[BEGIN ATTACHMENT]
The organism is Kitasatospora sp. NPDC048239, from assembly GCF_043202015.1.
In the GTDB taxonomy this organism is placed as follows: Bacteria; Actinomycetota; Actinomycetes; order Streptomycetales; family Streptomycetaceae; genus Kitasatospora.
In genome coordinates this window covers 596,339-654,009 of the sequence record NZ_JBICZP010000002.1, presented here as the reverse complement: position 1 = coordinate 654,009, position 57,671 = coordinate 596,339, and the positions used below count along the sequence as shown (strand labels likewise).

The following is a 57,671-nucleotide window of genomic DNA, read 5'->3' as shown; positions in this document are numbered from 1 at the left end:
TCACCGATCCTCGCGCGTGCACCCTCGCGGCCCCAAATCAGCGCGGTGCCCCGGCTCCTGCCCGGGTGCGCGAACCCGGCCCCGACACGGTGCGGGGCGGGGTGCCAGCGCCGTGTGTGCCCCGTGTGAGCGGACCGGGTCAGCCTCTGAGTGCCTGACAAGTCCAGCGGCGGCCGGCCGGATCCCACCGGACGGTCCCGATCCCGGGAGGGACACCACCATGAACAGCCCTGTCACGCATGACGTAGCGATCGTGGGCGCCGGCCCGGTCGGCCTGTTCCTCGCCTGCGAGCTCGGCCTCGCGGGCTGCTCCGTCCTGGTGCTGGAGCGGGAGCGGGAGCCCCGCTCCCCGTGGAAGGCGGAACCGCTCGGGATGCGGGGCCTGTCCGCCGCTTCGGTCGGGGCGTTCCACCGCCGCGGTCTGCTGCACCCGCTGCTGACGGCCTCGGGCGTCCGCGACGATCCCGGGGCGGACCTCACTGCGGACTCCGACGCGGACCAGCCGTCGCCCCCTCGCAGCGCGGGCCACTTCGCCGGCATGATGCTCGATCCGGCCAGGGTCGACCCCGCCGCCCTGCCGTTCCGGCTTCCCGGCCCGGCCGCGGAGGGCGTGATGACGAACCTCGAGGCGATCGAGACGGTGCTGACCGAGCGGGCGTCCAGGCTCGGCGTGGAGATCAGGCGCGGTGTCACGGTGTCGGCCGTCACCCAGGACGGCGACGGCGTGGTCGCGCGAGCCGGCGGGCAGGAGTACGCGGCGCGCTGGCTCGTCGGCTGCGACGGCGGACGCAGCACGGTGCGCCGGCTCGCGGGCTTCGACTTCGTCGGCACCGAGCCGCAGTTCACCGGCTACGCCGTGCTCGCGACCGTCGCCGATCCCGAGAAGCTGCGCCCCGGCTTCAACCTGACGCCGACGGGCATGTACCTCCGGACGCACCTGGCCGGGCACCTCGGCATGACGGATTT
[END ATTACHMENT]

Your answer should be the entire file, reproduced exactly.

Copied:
The organism is Kitasatospora sp. NPDC048239, from assembly GCF_043202015.1.
In the GTDB taxonomy this organism is placed as follows: Bacteria; Actinomycetota; Actinomycetes; order Streptomycetales; family Streptomycetaceae; genus Kitasatospora.
In genome coordinates this window covers 596,339-654,009 of the sequence record NZ_JBICZP010000002.1, presented here as the reverse complement: position 1 = coordinate 654,009, position 57,671 = coordinate 596,339, and the positions used below count along the sequence as shown (strand labels likewise).

The following is a 57,671-nucleotide window of genomic DNA, read 5'->3' as shown; positions in this document are numbered from 1 at the left end:
TCACCGATCCTCGCGCGTGCACCCTCGCGGCCCCAAATCAGCGCGGTGCCCCGGCTCCTGCCCGGGTGCGCGAACCCGGCCCCGACACGGTGCGGGGCGGGGTGCCAGCGCCGTGTGTGCCCCGTGTGAGCGGACCGGGTCAGCCTCTGAGTGCCTGACAAGTCCAGCGGCGGCCGGCCGGATCCCACCGGACGGTCCCGATCCCGGGAGGGACACCACCATGAACAGCCCTGTCACGCATGACGTAGCGATCGTGGGCGCCGGCCCGGTCGGCCTGTTCCTCGCCTGCGAGCTCGGCCTCGCGGGCTGCTCCGTCCTGGTGCTGGAGCGGGAGCGGGAGCCCCGCTCCCCGTGGAAGGCGGAACCGCTCGGGATGCGGGGCCTGTCCGCCGCTTCGGTCGGGGCGTTCCACCGCCGCGGTCTGCTGCACCCGCTGCTGACGGCCTCGGGCGTCCGCGACGATCCCGGGGCGGACCTCACTGCGGACTCCGACGCGGACCAGCCGTCGCCCCCTCGCAGCGCGGGCCACTTCGCCGGCATGATGCTCGATCCGGCCAGGGTCGACCCCGCCGCCCTGCCGTTCCGGCTTCCCGGCCCGGCCGCGGAGGGCGTGATGACGAACCTCGAGGCGATCGAGACGGTGCTGACCGAGCGGGCGTCCAGGCTCGGCGTGGAGATCAGGCGCGGTGTCACGGTGTCGGCCGTCACCCAGGACGGCGACGGCGTGGTCGCGCGAGCCGGCGGGCAGGAGTACGCGGCGCGCTGGCTCGTCGGCTGCGACGGCGGACGCAGCACGGTGCGCCGGCTCGCGGGCTTCGACTTCGTCGGCACCGAGCCGCAGTTCACCGGCTACGCCGTGCTCGCGACCGTCGCCGATCCCGAGAAGCTGCGCCCCGGCTTCAACCTGACGCCGACGGGCATGTACCTCCGGACGCACCTGGCCGGGCACCTCGGCATGACGGATTT